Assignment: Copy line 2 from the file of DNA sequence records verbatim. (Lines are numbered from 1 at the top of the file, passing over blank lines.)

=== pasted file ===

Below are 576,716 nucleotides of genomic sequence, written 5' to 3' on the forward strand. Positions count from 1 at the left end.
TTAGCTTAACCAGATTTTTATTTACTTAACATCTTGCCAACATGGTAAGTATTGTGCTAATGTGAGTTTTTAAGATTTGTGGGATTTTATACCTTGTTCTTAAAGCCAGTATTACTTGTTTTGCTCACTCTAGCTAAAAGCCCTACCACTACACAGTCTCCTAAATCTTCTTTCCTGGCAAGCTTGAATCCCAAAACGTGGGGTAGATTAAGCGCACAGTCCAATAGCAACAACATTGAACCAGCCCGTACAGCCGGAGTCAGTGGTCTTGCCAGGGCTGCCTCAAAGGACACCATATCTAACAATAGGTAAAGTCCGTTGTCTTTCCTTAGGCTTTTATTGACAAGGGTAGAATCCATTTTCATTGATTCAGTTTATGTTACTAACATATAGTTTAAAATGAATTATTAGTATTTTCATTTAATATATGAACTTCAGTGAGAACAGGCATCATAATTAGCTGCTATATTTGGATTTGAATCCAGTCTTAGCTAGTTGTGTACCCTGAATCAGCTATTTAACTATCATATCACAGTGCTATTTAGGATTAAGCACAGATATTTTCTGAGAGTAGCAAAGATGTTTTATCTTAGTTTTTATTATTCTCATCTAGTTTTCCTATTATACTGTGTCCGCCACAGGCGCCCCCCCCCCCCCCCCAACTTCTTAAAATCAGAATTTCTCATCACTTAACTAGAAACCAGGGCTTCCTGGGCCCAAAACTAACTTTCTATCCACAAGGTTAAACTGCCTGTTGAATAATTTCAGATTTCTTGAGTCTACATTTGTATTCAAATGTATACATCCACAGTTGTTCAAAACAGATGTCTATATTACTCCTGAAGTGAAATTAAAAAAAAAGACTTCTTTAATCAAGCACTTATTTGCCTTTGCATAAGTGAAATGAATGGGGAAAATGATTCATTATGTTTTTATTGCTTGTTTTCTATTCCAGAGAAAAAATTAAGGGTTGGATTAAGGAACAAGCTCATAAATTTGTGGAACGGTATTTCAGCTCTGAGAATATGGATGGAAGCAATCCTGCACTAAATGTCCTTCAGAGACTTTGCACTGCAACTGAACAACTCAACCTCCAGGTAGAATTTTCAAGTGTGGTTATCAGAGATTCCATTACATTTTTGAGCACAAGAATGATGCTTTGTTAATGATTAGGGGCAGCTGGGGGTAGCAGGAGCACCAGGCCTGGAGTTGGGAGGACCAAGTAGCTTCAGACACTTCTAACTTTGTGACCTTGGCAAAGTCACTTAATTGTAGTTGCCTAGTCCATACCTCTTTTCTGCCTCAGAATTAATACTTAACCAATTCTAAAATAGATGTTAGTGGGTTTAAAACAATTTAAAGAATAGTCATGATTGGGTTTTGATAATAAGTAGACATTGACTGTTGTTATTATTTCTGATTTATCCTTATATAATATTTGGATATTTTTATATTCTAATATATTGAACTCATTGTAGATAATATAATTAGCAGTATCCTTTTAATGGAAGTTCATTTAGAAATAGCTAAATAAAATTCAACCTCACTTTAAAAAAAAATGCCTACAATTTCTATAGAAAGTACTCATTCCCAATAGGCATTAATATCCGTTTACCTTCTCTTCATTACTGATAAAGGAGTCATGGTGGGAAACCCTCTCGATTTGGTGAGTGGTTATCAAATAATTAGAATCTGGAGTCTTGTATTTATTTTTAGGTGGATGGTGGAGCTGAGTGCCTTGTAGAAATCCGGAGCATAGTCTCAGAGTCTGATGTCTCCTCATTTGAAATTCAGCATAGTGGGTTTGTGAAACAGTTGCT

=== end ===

TTAGCTTAACCAGATTTTTATTTACTTAACATCTTGCCAACATGGTAAGTATTGTGCTAATGTGAGTTTTTAAGATTTGTGGGATTTTATACCTTGTTCTTAAAGCCAGTATTACTTGTTTTGCTCACTCTAGCTAAAAGCCCTACCACTACACAGTCTCCTAAATCTTCTTTCCTGGCAAGCTTGAATCCCAAAACGTGGGGTAGATTAAGCGCACAGTCCAATAGCAACAACATTGAACCAGCCCGTACAGCCGGAGTCAGTGGTCTTGCCAGGGCTGCCTCAAAGGACACCATATCTAACAATAGGTAAAGTCCGTTGTCTTTCCTTAGGCTTTTATTGACAAGGGTAGAATCCATTTTCATTGATTCAGTTTATGTTACTAACATATAGTTTAAAATGAATTATTAGTATTTTCATTTAATATATGAACTTCAGTGAGAACAGGCATCATAATTAGCTGCTATATTTGGATTTGAATCCAGTCTTAGCTAGTTGTGTACCCTGAATCAGCTATTTAACTATCATATCACAGTGCTATTTAGGATTAAGCACAGATATTTTCTGAGAGTAGCAAAGATGTTTTATCTTAGTTTTTATTATTCTCATCTAGTTTTCCTATTATACTGTGTCCGCCACAGGCGCCCCCCCCCCCCCCCCAACTTCTTAAAATCAGAATTTCTCATCACTTAACTAGAAACCAGGGCTTCCTGGGCCCAAAACTAACTTTCTATCCACAAGGTTAAACTGCCTGTTGAATAATTTCAGATTTCTTGAGTCTACATTTGTATTCAAATGTATACATCCACAGTTGTTCAAAACAGATGTCTATATTACTCCTGAAGTGAAATTAAAAAAAAAGACTTCTTTAATCAAGCACTTATTTGCCTTTGCATAAGTGAAATGAATGGGGAAAATGATTCATTATGTTTTTATTGCTTGTTTTCTATTCCAGAGAAAAAATTAAGGGTTGGATTAAGGAACAAGCTCATAAATTTGTGGAACGGTATTTCAGCTCTGAGAATATGGATGGAAGCAATCCTGCACTAAATGTCCTTCAGAGACTTTGCACTGCAACTGAACAACTCAACCTCCAGGTAGAATTTTCAAGTGTGGTTATCAGAGATTCCATTACATTTTTGAGCACAAGAATGATGCTTTGTTAATGATTAGGGGCAGCTGGGGGTAGCAGGAGCACCAGGCCTGGAGTTGGGAGGACCAAGTAGCTTCAGACACTTCTAACTTTGTGACCTTGGCAAAGTCACTTAATTGTAGTTGCCTAGTCCATACCTCTTTTCTGCCTCAGAATTAATACTTAACCAATTCTAAAATAGATGTTAGTGGGTTTAAAACAATTTAAAGAATAGTCATGATTGGGTTTTGATAATAAGTAGACATTGACTGTTGTTATTATTTCTGATTTATCCTTATATAATATTTGGATATTTTTATATTCTAATATATTGAACTCATTGTAGATAATATAATTAGCAGTATCCTTTTAATGGAAGTTCATTTAGAAATAGCTAAATAAAATTCAACCTCACTTTAAAAAAAAATGCCTACAATTTCTATAGAAAGTACTCATTCCCAATAGGCATTAATATCCGTTTACCTTCTCTTCATTACTGATAAAGGAGTCATGGTGGGAAACCCTCTCGATTTGGTGAGTGGTTATCAAATAATTAGAATCTGGAGTCTTGTATTTATTTTTAGGTGGATGGTGGAGCTGAGTGCCTTGTAGAAATCCGGAGCATAGTCTCAGAGTCTGATGTCTCCTCATTTGAAATTCAGCATAGTGGGTTTGTGAAACAGTTGCT